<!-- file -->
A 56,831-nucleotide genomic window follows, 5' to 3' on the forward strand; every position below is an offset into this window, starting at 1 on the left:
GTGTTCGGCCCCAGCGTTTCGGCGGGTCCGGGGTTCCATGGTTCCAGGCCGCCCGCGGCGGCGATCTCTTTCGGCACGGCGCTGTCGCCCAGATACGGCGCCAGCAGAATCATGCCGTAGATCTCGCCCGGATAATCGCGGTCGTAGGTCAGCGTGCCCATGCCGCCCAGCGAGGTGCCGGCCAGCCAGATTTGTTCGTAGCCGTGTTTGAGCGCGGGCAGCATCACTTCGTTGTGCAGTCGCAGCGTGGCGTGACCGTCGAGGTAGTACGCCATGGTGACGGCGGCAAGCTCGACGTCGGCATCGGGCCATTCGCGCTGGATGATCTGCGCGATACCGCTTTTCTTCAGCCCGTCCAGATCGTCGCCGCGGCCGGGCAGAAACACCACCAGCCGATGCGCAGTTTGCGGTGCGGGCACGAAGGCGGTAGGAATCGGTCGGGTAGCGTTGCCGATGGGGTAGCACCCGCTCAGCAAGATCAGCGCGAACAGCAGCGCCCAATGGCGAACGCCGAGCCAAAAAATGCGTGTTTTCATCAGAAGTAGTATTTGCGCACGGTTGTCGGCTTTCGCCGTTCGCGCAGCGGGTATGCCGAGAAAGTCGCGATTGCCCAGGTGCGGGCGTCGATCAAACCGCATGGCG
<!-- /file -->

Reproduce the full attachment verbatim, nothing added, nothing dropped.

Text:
A 56,831-nucleotide genomic window follows, 5' to 3' on the forward strand; every position below is an offset into this window, starting at 1 on the left:
GTGTTCGGCCCCAGCGTTTCGGCGGGTCCGGGGTTCCATGGTTCCAGGCCGCCCGCGGCGGCGATCTCTTTCGGCACGGCGCTGTCGCCCAGATACGGCGCCAGCAGAATCATGCCGTAGATCTCGCCCGGATAATCGCGGTCGTAGGTCAGCGTGCCCATGCCGCCCAGCGAGGTGCCGGCCAGCCAGATTTGTTCGTAGCCGTGTTTGAGCGCGGGCAGCATCACTTCGTTGTGCAGTCGCAGCGTGGCGTGACCGTCGAGGTAGTACGCCATGGTGACGGCGGCAAGCTCGACGTCGGCATCGGGCCATTCGCGCTGGATGATCTGCGCGATACCGCTTTTCTTCAGCCCGTCCAGATCGTCGCCGCGGCCGGGCAGAAACACCACCAGCCGATGCGCAGTTTGCGGTGCGGGCACGAAGGCGGTAGGAATCGGTCGGGTAGCGTTGCCGATGGGGTAGCACCCGCTCAGCAAGATCAGCGCGAACAGCAGCGCCCAATGGCGAACGCCGAGCCAAAAAATGCGTGTTTTCATCAGAAGTAGTATTTGCGCACGGTTGTCGGCTTTCGCCGTTCGCGCAGCGGGTATGCCGAGAAAGTCGCGATTGCCCAGGTGCGGGCGTCGATCAAACCGCATGGCG